A girl of Miami capitalist Robert Zangrillo participated in a June 2018 call between her father and Singer about acquiring her into USC as a phony crew prospect, court filings say.
A son of Los Angeles gross gross sales executive Stephen Semprevivo sent an August 2015 email to the suspect Georgetown field lawn tennis coach touting his false field lawn tennis certificate, according to an testimony, and was admitted the following year.
And the son of laguna Beach developer Robert Flaxman was copied on a November 2015 email from Singer touting his accomplishments as a purported manager of a youth athletic team that was part of his application to the University of San Diego, where he was accepted in 2016. His sister in October 2016 was fed answers to the ACT, court filings aforementioned.
Attorneys for the suspect parents had no comment.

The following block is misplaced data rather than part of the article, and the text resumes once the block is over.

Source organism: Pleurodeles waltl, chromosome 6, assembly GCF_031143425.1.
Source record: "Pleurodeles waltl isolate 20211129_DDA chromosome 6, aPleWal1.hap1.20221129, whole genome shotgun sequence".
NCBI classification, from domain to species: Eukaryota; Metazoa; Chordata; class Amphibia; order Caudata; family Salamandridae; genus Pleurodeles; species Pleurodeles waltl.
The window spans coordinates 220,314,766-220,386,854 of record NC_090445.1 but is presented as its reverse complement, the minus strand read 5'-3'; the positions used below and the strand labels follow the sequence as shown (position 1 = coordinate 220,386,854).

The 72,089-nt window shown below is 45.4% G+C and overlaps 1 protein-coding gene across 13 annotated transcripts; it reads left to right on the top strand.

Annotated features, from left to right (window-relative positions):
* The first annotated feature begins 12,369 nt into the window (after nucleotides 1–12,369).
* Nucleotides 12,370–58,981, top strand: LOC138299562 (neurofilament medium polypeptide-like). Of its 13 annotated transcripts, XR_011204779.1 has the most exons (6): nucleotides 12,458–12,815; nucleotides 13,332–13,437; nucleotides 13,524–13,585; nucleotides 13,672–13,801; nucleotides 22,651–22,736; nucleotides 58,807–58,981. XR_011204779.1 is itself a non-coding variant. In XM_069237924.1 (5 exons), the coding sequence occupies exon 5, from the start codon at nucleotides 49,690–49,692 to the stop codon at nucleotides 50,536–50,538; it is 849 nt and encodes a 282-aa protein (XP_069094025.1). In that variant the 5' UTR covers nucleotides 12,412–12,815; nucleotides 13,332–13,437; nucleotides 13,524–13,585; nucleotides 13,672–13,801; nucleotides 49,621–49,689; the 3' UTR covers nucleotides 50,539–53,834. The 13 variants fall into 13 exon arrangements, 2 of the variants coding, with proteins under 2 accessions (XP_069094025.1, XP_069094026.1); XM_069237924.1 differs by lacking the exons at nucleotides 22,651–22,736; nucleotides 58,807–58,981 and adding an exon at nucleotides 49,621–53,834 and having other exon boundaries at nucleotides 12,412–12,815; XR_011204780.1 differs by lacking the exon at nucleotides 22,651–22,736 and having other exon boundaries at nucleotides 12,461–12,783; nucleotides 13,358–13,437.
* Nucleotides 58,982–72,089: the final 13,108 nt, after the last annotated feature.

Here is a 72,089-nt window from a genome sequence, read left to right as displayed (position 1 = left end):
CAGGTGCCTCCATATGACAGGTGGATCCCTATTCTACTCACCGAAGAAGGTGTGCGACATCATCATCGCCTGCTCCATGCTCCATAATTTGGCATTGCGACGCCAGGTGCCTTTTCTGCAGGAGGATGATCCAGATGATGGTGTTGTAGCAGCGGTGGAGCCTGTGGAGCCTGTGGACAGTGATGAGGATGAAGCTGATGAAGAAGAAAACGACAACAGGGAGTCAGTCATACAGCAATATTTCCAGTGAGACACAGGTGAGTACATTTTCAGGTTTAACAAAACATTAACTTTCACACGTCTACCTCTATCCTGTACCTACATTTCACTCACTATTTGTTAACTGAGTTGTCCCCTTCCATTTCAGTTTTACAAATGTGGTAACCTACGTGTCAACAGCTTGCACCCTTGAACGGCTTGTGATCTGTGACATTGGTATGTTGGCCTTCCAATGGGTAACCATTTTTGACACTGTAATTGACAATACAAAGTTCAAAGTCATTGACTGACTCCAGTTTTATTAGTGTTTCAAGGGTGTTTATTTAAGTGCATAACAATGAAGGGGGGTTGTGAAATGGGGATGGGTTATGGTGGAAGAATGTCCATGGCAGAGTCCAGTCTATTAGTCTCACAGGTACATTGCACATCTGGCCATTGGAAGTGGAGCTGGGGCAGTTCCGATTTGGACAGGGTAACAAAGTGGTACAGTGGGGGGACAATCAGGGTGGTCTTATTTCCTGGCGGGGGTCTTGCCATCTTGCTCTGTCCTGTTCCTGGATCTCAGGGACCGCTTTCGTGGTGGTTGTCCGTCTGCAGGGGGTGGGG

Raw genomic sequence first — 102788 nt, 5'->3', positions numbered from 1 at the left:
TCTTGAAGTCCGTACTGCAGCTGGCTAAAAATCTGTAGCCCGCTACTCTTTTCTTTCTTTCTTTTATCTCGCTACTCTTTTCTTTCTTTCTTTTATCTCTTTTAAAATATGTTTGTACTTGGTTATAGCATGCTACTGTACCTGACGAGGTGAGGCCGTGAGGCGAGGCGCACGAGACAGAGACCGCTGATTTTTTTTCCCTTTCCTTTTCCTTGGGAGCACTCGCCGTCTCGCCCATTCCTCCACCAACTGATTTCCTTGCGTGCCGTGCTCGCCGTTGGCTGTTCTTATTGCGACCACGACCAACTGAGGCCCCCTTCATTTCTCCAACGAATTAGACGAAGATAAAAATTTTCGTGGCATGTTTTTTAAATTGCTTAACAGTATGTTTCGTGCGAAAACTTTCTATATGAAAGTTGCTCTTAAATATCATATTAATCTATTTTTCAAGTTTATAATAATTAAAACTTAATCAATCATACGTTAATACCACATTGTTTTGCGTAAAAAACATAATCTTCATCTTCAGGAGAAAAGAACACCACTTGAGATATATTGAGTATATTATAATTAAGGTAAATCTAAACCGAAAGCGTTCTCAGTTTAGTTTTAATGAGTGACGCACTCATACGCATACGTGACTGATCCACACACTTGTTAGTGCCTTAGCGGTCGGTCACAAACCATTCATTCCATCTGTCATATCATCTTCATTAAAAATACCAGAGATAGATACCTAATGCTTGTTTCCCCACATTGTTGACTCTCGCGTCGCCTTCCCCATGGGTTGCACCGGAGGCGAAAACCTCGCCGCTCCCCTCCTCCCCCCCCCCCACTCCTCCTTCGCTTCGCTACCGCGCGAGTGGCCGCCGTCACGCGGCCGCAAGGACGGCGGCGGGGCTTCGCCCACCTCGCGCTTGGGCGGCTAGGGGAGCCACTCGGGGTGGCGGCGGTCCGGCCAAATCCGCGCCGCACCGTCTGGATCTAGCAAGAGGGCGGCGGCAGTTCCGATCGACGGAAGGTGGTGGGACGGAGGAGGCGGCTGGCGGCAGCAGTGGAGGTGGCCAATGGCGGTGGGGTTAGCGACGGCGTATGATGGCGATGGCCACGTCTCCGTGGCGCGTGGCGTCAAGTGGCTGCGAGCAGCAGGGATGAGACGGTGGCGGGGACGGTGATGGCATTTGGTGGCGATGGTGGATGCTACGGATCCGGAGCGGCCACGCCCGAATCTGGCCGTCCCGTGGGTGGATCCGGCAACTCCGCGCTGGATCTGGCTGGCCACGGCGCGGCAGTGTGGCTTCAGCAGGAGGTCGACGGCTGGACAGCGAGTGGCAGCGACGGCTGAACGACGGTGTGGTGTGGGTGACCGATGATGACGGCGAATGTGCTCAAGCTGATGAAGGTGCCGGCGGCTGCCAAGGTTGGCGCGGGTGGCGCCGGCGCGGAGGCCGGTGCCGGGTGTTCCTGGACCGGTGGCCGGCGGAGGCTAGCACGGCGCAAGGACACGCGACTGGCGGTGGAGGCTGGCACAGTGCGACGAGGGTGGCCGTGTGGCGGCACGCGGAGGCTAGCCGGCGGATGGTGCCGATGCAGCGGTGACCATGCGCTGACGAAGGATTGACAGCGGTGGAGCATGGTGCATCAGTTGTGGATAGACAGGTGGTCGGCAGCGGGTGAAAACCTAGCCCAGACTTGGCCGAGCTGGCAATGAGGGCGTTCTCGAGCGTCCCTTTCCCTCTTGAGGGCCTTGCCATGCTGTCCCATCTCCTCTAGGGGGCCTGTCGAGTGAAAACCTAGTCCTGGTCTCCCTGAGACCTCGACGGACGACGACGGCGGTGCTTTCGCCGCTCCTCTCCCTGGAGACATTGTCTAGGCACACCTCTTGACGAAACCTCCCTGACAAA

Who was unbroken in the dark?
Court filings indicate that Todd and Diane Blake tried to hide their efforts to get their girl admitted to USC last year as a fake volleyball recruit. In a recorded speech in February, Diane Blake told Singer her girl “doesn’t even know, you know?”
In a recorded speech about cheating to boost his girl’s ACT score, Singer assured suspect Connecticut lawyer Gordon Caplan that “she will never know that this actually occurred.”
Accused Las Vegas media mogul Elisabeth Kimmel indicated in a recorded July 2018 speech with Singer that her son “has no idea” he was admitted to USC as a fake pole pole pole vaulter with an application that used a photograph of some other athlete.